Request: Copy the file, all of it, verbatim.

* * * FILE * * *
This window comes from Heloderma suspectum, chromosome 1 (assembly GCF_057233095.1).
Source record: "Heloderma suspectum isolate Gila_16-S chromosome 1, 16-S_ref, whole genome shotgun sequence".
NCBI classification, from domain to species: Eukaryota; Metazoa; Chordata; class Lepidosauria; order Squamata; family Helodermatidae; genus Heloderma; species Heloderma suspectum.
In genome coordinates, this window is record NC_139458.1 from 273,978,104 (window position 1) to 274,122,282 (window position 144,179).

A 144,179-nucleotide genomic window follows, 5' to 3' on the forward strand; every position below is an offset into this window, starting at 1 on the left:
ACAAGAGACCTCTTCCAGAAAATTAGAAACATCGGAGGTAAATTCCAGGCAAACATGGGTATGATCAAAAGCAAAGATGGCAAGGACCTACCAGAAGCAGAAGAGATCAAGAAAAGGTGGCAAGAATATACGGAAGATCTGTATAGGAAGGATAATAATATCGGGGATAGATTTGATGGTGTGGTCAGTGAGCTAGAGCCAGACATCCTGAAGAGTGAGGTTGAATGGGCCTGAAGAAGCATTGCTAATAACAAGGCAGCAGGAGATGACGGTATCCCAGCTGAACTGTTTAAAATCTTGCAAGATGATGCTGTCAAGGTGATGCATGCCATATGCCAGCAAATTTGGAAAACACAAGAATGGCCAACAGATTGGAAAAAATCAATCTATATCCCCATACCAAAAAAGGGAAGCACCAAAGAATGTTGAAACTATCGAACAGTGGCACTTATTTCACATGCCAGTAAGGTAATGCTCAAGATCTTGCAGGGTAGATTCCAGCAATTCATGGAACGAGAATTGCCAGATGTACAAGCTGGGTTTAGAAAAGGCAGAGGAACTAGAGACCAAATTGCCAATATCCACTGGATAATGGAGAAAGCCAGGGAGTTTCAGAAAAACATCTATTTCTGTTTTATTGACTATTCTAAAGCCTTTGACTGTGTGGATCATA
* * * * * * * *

This window comes from Heloderma suspectum, chromosome 1 (assembly GCF_057233095.1).
Source record: "Heloderma suspectum isolate Gila_16-S chromosome 1, 16-S_ref, whole genome shotgun sequence".
NCBI classification, from domain to species: Eukaryota; Metazoa; Chordata; class Lepidosauria; order Squamata; family Helodermatidae; genus Heloderma; species Heloderma suspectum.
In genome coordinates, this window is record NC_139458.1 from 273,978,104 (window position 1) to 274,122,282 (window position 144,179).

A 144,179-nucleotide genomic window follows, 5' to 3' on the forward strand; every position below is an offset into this window, starting at 1 on the left:
ACAAGAGACCTCTTCCAGAAAATTAGAAACATCGGAGGTAAATTCCAGGCAAACATGGGTATGATCAAAAGCAAAGATGGCAAGGACCTACCAGAAGCAGAAGAGATCAAGAAAAGGTGGCAAGAATATACGGAAGATCTGTATAGGAAGGATAATAATATCGGGGATAGATTTGATGGTGTGGTCAGTGAGCTAGAGCCAGACATCCTGAAGAGTGAGGTTGAATGGGCCTGAAGAAGCATTGCTAATAACAAGGCAGCAGGAGATGACGGTATCCCAGCTGAACTGTTTAAAATCTTGCAAGATGATGCTGTCAAGGTGATGCATGCCATATGCCAGCAAATTTGGAAAACACAAGAATGGCCAACAGATTGGAAAAAATCAATCTATATCCCCATACCAAAAAAGGGAAGCACCAAAGAATGTTGAAACTATCGAACAGTGGCACTTATTTCACATGCCAGTAAGGTAATGCTCAAGATCTTGCAGGGTAGATTCCAGCAATTCATGGAACGAGAATTGCCAGATGTACAAGCTGGGTTTAGAAAAGGCAGAGGAACTAGAGACCAAATTGCCAATATCCACTGGATAATGGAGAAAGCCAGGGAGTTTCAGAAAAACATCTATTTCTGTTTTATTGACTATTCTAAAGCCTTTGACTGTGTGGATCATA